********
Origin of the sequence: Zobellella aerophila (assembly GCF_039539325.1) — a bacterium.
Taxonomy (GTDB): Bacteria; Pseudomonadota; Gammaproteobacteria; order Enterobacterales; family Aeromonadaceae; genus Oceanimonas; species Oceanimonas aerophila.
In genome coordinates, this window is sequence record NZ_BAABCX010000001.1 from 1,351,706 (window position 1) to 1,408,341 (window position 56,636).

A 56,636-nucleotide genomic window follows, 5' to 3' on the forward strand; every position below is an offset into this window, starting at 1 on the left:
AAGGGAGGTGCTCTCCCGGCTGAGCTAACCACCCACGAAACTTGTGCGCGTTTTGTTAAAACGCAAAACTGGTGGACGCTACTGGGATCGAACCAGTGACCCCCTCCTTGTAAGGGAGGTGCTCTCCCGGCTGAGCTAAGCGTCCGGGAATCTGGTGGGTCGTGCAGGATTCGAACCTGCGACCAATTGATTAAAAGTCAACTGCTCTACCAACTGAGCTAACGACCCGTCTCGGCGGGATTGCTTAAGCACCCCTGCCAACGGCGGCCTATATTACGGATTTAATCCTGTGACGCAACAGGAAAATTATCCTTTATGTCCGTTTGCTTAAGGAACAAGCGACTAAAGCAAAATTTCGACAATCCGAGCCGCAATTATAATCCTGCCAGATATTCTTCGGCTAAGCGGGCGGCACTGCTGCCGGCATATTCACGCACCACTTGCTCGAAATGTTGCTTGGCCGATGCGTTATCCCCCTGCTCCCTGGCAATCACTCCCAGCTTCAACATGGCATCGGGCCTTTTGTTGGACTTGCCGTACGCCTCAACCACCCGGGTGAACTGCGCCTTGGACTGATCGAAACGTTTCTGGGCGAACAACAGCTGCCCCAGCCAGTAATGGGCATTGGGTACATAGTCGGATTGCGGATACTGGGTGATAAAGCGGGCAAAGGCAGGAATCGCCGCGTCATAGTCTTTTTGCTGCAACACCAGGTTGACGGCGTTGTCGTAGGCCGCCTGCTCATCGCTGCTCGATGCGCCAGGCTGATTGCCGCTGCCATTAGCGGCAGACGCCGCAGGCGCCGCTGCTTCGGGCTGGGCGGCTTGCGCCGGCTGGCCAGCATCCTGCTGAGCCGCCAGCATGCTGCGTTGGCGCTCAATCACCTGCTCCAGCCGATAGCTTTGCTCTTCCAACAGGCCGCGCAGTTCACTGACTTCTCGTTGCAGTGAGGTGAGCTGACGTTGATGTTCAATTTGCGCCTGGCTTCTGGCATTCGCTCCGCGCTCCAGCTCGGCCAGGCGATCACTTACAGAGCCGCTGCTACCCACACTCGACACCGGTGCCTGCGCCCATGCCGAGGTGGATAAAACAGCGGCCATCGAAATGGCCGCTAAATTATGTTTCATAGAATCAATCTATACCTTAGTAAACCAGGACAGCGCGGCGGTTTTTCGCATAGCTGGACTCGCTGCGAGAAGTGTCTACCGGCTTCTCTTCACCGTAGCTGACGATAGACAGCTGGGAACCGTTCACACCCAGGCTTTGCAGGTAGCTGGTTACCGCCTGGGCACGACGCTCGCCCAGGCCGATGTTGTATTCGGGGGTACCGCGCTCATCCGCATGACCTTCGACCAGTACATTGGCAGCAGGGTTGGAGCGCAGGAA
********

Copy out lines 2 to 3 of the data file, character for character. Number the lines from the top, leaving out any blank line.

Taxonomy (GTDB): Bacteria; Pseudomonadota; Gammaproteobacteria; order Enterobacterales; family Aeromonadaceae; genus Oceanimonas; species Oceanimonas aerophila.
In genome coordinates, this window is sequence record NZ_BAABCX010000001.1 from 1,351,706 (window position 1) to 1,408,341 (window position 56,636).